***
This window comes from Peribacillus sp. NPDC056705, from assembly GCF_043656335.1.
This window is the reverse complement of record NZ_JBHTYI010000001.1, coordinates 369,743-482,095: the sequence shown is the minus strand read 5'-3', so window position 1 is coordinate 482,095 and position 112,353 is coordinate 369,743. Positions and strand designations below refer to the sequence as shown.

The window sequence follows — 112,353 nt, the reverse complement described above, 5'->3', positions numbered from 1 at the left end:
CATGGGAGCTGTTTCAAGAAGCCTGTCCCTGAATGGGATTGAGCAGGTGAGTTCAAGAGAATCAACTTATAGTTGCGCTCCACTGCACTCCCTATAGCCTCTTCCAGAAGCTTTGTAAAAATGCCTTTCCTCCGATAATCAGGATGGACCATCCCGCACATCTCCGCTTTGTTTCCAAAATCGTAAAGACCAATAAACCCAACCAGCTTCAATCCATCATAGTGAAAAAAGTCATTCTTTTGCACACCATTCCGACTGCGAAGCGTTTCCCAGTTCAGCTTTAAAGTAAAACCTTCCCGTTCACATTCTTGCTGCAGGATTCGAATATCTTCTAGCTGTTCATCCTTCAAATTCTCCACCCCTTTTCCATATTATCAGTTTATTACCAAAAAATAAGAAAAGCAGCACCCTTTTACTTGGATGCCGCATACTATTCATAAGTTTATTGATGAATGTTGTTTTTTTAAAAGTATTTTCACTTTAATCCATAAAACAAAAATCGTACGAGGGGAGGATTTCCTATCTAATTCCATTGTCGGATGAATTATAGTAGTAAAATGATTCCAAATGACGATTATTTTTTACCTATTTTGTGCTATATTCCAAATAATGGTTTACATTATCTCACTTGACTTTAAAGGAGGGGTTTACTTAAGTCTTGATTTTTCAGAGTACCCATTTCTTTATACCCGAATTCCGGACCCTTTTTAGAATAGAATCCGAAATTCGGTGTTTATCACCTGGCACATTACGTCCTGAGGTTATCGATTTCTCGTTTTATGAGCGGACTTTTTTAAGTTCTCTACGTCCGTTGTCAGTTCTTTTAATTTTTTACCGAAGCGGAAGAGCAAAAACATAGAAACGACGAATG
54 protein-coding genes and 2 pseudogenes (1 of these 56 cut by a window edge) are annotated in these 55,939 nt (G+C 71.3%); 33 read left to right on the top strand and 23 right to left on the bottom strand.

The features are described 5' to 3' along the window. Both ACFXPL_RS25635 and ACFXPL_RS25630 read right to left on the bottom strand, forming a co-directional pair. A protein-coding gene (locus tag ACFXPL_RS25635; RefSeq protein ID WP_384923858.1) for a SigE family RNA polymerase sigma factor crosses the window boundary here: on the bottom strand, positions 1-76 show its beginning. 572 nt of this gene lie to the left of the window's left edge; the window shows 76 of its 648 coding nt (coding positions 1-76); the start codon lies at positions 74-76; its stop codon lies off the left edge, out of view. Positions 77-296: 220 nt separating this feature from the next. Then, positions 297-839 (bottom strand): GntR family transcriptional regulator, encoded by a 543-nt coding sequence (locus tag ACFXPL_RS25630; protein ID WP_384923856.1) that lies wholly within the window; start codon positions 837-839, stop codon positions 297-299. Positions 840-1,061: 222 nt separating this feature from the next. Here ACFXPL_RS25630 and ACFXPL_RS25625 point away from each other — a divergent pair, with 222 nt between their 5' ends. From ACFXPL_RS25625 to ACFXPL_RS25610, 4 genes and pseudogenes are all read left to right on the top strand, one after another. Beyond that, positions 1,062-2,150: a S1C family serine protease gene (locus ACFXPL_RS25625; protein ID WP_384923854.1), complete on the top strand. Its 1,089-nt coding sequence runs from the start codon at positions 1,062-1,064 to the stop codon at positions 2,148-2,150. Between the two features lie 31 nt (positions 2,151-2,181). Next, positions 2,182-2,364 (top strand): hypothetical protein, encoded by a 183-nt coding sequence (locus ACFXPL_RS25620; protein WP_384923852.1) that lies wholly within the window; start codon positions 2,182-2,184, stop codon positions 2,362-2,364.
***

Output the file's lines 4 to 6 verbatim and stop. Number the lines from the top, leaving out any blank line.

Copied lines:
CATGGGAGCTGTTTCAAGAAGCCTGTCCCTGAATGGGATTGAGCAGGTGAGTTCAAGAGAATCAACTTATAGTTGCGCTCCACTGCACTCCCTATAGCCTCTTCCAGAAGCTTTGTAAAAATGCCTTTCCTCCGATAATCAGGATGGACCATCCCGCACATCTCCGCTTTGTTTCCAAAATCGTAAAGACCAATAAACCCAACCAGCTTCAATCCATCATAGTGAAAAAAGTCATTCTTTTGCACACCATTCCGACTGCGAAGCGTTTCCCAGTTCAGCTTTAAAGTAAAACCTTCCCGTTCACATTCTTGCTGCAGGATTCGAATATCTTCTAGCTGTTCATCCTTCAAATTCTCCACCCCTTTTCCATATTATCAGTTTATTACCAAAAAATAAGAAAAGCAGCACCCTTTTACTTGGATGCCGCATACTATTCATAAGTTTATTGATGAATGTTGTTTTTTTAAAAGTATTTTCACTTTAATCCATAAAACAAAAATCGTACGAGGGGAGGATTTCCTATCTAATTCCATTGTCGGATGAATTATAGTAGTAAAATGATTCCAAATGACGATTATTTTTTACCTATTTTGTGCTATATTCCAAATAATGGTTTACATTATCTCACTTGACTTTAAAGGAGGGGTTTACTTAAGTCTTGATTTTTCAGAGTACCCATTTCTTTATACCCGAATTCCGGACCCTTTTTAGAATAGAATCCGAAATTCGGTGTTTATCACCTGGCACATTACGTCCTGAGGTTATCGATTTCTCGTTTTATGAGCGGACTTTTTTAAGTTCTCTACGTCCGTTGTCAGTTCTTTTAATTTTTTACCGAAGCGGAAGAGCAAAAACATAGAAACGACGAATG
54 protein-coding genes and 2 pseudogenes (1 of these 56 cut by a window edge) are annotated in these 55,939 nt (G+C 71.3%); 33 read left to right on the top strand and 23 right to left on the bottom strand.

The features are described 5' to 3' along the window. Both ACFXPL_RS25635 and ACFXPL_RS25630 read right to left on the bottom strand, forming a co-directional pair. A protein-coding gene (locus tag ACFXPL_RS25635; RefSeq protein ID WP_384923858.1) for a SigE family RNA polymerase sigma factor crosses the window boundary here: on the bottom strand, positions 1-76 show its beginning. 572 nt of this gene lie to the left of the window's left edge; the window shows 76 of its 648 coding nt (coding positions 1-76); the start codon lies at positions 74-76; its stop codon lies off the left edge, out of view. Positions 77-296: 220 nt separating this feature from the next. Then, positions 297-839 (bottom strand): GntR family transcriptional regulator, encoded by a 543-nt coding sequence (locus tag ACFXPL_RS25630; protein ID WP_384923856.1) that lies wholly within the window; start codon positions 837-839, stop codon positions 297-299. Positions 840-1,061: 222 nt separating this feature from the next. Here ACFXPL_RS25630 and ACFXPL_RS25625 point away from each other — a divergent pair, with 222 nt between their 5' ends. From ACFXPL_RS25625 to ACFXPL_RS25610, 4 genes and pseudogenes are all read left to right on the top strand, one after another. Beyond that, positions 1,062-2,150: a S1C family serine protease gene (locus ACFXPL_RS25625; protein ID WP_384923854.1), complete on the top strand. Its 1,089-nt coding sequence runs from the start codon at positions 1,062-1,064 to the stop codon at positions 2,148-2,150. Between the two features lie 31 nt (positions 2,151-2,181). Next, positions 2,182-2,364 (top strand): hypothetical protein, encoded by a 183-nt coding sequence (locus ACFXPL_RS25620; protein WP_384923852.1) that lies wholly within the window; start codon positions 2,182-2,184, stop codon positions 2,362-2,364.